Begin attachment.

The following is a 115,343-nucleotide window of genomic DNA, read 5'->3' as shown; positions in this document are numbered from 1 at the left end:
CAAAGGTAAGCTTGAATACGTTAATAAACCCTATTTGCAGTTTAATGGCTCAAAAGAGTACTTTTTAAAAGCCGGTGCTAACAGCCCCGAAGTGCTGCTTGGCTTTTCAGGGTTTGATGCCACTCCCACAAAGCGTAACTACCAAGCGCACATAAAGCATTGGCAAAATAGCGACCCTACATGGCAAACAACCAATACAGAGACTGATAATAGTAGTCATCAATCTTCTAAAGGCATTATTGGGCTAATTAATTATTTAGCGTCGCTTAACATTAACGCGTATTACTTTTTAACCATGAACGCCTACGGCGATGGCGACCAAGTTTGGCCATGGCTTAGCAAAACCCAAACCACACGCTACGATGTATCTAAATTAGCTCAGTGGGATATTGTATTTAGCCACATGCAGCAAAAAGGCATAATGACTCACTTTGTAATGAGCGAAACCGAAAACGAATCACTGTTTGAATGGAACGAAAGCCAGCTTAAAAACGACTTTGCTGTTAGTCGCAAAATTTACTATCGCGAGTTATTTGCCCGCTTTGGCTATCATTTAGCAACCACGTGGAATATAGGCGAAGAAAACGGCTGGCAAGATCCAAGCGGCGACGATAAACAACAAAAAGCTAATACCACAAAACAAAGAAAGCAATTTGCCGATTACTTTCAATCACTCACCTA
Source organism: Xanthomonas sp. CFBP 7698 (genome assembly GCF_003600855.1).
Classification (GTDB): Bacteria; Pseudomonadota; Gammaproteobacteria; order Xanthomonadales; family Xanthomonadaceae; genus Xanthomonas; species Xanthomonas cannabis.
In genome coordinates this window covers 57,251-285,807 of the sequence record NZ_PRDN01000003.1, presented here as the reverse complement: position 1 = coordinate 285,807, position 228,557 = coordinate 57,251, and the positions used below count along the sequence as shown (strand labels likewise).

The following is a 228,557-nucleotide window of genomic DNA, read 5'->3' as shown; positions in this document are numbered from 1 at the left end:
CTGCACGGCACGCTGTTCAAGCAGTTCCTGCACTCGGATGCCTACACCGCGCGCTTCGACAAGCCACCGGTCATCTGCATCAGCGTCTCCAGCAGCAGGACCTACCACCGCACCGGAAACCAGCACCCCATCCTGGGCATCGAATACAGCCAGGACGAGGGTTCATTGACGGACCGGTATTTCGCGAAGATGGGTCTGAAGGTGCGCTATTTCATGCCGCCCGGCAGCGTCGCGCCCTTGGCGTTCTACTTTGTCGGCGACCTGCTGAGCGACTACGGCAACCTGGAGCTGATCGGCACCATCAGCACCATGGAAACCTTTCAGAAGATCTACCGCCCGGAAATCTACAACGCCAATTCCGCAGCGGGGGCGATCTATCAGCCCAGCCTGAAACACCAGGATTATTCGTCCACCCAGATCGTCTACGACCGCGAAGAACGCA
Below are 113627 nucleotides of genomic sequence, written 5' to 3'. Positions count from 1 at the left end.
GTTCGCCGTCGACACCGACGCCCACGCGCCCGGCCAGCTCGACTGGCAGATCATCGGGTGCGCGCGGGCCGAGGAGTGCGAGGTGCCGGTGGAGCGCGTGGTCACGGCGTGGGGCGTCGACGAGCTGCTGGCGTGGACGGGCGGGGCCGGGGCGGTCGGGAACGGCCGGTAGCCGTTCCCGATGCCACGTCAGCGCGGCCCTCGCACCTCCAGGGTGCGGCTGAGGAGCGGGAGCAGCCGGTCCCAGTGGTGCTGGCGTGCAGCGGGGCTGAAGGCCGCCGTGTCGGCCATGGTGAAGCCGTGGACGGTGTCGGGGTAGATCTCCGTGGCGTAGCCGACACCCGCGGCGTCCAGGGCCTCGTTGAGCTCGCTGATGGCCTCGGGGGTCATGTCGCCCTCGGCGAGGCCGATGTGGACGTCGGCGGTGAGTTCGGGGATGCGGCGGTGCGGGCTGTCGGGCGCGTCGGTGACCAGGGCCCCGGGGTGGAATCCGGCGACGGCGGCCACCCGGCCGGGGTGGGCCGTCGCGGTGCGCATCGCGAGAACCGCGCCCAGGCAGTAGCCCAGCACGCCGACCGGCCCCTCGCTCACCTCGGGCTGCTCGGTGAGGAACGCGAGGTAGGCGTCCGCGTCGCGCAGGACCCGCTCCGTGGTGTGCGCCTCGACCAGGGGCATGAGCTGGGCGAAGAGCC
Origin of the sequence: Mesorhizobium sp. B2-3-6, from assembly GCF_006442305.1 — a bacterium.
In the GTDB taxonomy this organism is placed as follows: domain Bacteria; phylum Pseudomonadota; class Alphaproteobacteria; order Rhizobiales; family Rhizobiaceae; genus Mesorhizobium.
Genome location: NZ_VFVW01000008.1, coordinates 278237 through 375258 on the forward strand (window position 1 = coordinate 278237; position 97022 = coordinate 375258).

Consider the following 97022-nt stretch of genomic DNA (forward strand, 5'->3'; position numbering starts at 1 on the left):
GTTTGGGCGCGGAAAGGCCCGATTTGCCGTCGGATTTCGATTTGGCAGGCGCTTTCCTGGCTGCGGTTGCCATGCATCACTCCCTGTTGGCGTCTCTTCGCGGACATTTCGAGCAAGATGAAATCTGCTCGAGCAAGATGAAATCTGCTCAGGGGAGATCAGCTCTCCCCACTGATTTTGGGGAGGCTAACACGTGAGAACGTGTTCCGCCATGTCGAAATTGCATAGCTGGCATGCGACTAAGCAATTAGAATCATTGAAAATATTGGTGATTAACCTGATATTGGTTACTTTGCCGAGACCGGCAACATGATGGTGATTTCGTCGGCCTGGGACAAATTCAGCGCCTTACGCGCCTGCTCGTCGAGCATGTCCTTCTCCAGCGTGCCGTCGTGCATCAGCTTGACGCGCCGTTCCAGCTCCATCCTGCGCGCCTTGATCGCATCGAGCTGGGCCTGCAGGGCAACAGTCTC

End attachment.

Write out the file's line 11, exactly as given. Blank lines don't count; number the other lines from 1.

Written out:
In the GTDB taxonomy this organism is placed as follows: domain Bacteria; phylum Pseudomonadota; class Alphaproteobacteria; order Rhizobiales; family Rhizobiaceae; genus Mesorhizobium.